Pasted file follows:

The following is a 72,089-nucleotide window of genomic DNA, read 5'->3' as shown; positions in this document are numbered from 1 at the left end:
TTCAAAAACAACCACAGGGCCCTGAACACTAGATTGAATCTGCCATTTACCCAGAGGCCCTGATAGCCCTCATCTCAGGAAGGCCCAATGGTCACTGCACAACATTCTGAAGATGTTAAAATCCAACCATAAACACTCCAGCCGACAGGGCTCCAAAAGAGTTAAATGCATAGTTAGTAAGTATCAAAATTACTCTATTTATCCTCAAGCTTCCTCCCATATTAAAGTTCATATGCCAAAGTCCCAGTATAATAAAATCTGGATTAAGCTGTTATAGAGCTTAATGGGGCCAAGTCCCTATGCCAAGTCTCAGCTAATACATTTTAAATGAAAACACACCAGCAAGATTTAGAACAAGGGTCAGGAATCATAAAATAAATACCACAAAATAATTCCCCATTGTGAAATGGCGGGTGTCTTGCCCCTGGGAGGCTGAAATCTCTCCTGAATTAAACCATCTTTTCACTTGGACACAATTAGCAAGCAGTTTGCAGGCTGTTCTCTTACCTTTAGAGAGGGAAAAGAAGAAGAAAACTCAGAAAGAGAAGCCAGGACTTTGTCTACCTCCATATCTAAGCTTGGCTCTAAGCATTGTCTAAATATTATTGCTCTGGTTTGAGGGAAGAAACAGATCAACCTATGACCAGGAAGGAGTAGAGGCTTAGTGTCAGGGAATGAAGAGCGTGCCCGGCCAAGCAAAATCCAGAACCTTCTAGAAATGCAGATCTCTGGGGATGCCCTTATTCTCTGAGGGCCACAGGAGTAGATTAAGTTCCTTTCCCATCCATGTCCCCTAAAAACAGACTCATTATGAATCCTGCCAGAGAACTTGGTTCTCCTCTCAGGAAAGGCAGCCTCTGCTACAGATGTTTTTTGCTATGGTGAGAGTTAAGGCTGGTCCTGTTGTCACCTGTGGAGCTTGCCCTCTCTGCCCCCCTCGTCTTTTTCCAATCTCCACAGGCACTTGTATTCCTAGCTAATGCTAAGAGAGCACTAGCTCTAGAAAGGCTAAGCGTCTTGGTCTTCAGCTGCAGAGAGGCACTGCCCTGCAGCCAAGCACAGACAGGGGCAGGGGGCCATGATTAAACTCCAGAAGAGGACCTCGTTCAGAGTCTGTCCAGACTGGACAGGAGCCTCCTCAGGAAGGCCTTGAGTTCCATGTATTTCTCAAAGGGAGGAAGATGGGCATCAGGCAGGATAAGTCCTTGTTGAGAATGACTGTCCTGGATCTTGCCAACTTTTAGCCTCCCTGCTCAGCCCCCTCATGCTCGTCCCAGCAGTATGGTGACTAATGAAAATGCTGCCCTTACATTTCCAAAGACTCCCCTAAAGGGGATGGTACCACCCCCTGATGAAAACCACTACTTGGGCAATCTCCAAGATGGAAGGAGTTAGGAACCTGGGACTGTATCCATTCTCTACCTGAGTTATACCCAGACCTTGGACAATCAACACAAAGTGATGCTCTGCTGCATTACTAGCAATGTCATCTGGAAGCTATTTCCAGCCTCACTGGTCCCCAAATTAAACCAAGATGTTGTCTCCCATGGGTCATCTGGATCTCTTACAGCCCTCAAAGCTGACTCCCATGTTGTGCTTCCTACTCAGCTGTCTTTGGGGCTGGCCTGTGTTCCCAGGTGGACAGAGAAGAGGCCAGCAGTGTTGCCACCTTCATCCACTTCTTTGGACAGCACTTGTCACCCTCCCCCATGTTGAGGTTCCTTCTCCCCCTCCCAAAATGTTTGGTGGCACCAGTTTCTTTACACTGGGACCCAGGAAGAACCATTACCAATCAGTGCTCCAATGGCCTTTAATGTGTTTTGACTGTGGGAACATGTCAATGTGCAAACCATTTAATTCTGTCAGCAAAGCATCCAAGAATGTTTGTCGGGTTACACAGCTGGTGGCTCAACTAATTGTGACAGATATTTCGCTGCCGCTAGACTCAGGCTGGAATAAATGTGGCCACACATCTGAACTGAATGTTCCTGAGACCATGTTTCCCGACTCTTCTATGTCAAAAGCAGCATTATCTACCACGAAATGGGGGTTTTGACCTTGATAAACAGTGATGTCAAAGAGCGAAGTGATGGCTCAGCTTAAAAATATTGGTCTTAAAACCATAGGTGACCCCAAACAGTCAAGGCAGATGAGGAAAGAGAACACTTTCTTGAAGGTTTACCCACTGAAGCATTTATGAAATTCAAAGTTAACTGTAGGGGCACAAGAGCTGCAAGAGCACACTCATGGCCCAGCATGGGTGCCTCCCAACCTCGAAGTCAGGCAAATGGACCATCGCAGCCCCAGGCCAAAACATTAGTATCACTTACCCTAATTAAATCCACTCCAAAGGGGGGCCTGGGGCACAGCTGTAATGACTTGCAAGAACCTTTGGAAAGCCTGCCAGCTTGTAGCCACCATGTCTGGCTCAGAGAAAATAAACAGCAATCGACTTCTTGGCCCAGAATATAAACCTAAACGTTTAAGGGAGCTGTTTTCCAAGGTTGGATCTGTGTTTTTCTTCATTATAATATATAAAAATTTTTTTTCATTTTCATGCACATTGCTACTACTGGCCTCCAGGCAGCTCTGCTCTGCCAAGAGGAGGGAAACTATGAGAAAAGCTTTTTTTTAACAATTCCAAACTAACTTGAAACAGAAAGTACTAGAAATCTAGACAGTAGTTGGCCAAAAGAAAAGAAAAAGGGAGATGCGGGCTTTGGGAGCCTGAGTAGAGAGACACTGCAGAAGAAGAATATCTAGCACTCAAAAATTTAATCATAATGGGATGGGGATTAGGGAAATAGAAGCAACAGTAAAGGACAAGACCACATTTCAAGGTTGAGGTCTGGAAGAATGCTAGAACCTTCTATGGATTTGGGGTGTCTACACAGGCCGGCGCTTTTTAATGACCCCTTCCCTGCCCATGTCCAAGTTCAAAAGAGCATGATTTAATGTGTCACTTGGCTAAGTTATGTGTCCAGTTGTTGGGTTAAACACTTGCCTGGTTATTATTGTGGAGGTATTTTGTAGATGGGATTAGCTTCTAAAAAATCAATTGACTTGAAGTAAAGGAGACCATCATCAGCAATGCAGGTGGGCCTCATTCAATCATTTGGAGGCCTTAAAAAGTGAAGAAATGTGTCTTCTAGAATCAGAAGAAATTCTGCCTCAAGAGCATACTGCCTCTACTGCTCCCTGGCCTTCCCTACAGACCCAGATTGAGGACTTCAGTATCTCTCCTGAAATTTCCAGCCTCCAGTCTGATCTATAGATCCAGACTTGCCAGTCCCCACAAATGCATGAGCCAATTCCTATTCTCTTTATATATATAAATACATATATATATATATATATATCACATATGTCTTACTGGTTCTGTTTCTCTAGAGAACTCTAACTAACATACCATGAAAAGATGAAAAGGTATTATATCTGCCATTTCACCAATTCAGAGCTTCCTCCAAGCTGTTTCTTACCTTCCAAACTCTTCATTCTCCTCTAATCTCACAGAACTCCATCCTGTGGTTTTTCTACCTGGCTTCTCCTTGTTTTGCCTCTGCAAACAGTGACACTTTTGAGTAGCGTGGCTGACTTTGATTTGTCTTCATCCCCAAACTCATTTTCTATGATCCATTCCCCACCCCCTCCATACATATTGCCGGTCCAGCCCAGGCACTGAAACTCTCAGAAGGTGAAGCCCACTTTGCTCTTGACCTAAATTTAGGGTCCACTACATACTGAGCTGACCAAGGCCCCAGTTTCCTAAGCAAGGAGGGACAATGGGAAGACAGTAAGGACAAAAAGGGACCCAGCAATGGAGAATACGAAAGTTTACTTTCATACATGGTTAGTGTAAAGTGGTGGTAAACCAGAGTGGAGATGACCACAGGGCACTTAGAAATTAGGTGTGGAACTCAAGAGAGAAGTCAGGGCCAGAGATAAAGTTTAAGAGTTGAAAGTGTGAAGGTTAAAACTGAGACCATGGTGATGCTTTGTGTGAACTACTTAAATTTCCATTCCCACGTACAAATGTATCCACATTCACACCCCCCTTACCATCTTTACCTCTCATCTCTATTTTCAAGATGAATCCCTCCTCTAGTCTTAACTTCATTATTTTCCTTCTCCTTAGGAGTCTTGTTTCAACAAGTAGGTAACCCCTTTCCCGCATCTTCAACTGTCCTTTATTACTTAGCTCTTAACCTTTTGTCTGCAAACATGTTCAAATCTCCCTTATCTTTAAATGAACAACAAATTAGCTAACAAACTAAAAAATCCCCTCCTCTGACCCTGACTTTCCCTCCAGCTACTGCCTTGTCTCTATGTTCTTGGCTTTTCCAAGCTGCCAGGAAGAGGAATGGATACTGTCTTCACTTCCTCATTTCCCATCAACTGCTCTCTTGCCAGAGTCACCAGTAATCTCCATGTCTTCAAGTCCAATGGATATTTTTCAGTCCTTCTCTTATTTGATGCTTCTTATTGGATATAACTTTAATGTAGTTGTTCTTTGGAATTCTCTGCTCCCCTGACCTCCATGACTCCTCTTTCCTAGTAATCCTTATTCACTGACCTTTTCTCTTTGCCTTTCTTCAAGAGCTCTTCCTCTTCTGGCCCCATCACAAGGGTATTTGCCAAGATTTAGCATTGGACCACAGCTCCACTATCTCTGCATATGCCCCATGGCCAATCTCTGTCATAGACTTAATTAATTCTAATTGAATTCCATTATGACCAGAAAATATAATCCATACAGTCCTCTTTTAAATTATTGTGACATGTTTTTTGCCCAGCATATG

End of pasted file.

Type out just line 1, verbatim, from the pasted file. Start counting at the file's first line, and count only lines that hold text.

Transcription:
The following is a 72,089-nucleotide window of genomic DNA, read 5'->3' as shown; positions in this document are numbered from 1 at the left end: